Water-& Food-Borne Disease WarningJordan’s healthcare facilities vary in quality, especially outside of major cities. Most doctors speak both English and Arabic, though English may be more limited in rural regions. Major hotels typically have an on-call doctor, and your embassy can also make medical referrals.
Various infectious diseases are common in Jordan, and serious outbreaks sometimes occur.
Drinking Water: Tap water at hotels that have ratings of at least 3 stars in Jordan is considered safe to drink, as the hotels have their own water filtering systems. It’s a good idea to avoid drinking or brushing your teeth with tap water, or ordering drinks with ice if you’re staying elsewherei. You can also find bottled water at shops and supermarkets.
Food Safety: Be wary of street food, and limit yourself to meat, poultry, fish and vegetables that have been well-cooked. Always wash and peel fruit.
Swimming: Don’t swim Jordan’s lakes or rivers. Even a quick dip may put you at risk of water-borne diseases like schistosomiasis. You can swim in chlorinated pools and in the ocean.
Sun & Heat Conditions: Try not to stay out in the heat and sun for prolonged periods, especially in the late morning to early afternoon. Prevent dehydration by drinking a lot of fluids, and taking rehydration mixes if necessary. Apply sunscreen often and consider wearing sunglasses and a wide-brimmed hat.
MERS: Middle East Respiratory Syndrome Coronavirus, also called MERS-CoV and camel flu, is a viral respiratory infection. It can be transmitted through the air, usually by coughing. Symptoms include fever, cough, shortness of breath and diarrhea. At the time of posting, there’s no commercially available vaccination against MERS.
You can lower your risk of contracting MERS by frequent handwashing with soap.
Hepatitis A: Hepatitis A is a virus you can get from contaminated food and beverages. Symptoms include fatigue, nausea, vomiting, abdominal pain and joint pain.
Hepatitis A vaccinations are routinely given as part of the childhood immunization regime, but you should consult with your doctor to make sure you are properly protected before you go.
Typhoid: Typhoid is a bacterial illness you can get from contaminated food and beverages. Symptoms include a high fever, abdominal pain, weakness, headaches, constipation and a skin rash.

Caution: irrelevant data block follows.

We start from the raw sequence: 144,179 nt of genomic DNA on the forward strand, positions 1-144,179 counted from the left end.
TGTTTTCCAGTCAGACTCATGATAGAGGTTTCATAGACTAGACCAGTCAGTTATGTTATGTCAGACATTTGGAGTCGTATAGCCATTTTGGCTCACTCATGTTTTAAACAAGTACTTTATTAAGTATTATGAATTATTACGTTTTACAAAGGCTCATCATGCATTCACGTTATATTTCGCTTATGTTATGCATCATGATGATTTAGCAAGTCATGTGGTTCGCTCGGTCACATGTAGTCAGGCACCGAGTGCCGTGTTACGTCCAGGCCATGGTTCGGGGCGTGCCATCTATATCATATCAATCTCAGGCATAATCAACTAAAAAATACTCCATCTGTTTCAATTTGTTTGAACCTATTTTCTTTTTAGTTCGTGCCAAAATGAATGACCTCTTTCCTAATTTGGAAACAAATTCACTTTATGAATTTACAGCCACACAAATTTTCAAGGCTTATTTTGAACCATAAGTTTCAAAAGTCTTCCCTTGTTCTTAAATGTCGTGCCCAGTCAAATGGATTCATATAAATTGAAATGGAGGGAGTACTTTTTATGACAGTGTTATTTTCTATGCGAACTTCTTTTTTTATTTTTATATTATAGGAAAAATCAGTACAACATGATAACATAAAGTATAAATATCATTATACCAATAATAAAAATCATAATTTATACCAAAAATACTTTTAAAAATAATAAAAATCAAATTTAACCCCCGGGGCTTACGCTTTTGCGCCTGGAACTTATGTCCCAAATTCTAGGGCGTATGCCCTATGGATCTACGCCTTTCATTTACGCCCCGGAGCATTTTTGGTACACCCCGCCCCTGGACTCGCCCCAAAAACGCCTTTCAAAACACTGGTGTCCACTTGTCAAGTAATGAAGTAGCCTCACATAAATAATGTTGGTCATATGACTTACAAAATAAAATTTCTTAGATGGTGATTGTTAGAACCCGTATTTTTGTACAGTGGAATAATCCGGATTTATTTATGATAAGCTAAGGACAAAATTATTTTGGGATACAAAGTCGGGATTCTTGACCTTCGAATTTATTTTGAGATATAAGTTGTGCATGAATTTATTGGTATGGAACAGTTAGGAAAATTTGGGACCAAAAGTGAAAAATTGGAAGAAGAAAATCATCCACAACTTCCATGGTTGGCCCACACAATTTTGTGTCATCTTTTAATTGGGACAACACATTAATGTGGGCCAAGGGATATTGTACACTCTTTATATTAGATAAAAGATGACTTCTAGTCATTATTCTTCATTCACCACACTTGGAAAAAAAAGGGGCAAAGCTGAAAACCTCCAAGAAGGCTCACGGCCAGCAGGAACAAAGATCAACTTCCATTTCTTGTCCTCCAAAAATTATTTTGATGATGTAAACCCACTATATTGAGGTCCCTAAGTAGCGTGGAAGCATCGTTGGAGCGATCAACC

Be sure to consult with a doctor about considering a typhoid vaccination before you leave.
Measles: Measles, or Rubeola, is a highly contagious viral infection. Symptoms include a high fever, cough, runny nose, and red watery eyes, followed by spots in the mouth and a skin rash.
Measles vaccinations are routinely given as part of the childhood immunization regime, but you should consult with your doctor to make sure you are properly protected before you go.
Brucellosis: Brucellosis is a bacterial infection that is typically transmitted by eating undercooked meat or unpasteurized dairy products. Symptoms include fever, headaches, fatigue, muscle and joint pain, and sweating.
Sand Fly Fever: Sand Fly Fever, or leishmaniasis, is prevalent in Jordan. Sand Fly Fever is a parasitic infection transmitted by sand fly bites. Symptoms include sores and a fever.
You can help to protect yourself by staying in well-screened or air conditioned rooms from dusk until dawn, when the sand flies are most active. You can also wear long pants, shirts and socks, and use an insect repellent containing DEET.
Schistosomiasis: Schistosomiasis, or bilharzia, is a parasitic infection transmitted through water. You can protect yourself from schistosomiasis by not wading in freshwater lakes, rivers, streams, etc. When bathing, run scalding hot water, then let it cool before you get in. You should also dry off well after any contact with freshwater. There is no vaccination for schistosomiasis at the time of posting.
Rabies: Rabies is a virus you can get if you’re bitten, scratched or even licked by an infected animal. If you will be in contact with animals, or in remote regions, consult with your doctor about getting a rabies vaccination before you go.
If you’re bringing prescription medications:
- Check to see if there are restrictions on your medication in your destination country, especially if the medication contains narcotics, amphetamines or other often controlled substances
- Bring medications in their original, labeled container. Never carry loose medication
- Include your dated prescription signed by your doctor, certifying the condition the medications are prescribed for, dosages and their generic drug names. Ensure the name on the prescription, container and your passport all match.
- If you need syringes or needles, your doctor includes their need on the prescription.
- Before you leave, find out how you can legally access medications in the case of loss, theft or emergency – even OTC medication may require documentation from your doctor. Never have controlled substances mailed to you
- If legal, consider bring a second container of any essential medications, in case one is lost or stolen. Pack the primary bottle in your carry on, and the second one in another location. Personal-use quantity restrictions may limit you to 30-or 90-day supplies
- Investigate travel health insurance options
- Be sure the plan includes any pre-existing conditions you have, and be sure to declare them before you go
- See if you need an “Extreme Sports” add-on policy if you’re planning activities like scuba diving or spelunking
- Find out the payment or reimbursement process and 24-hour emergency coverage contact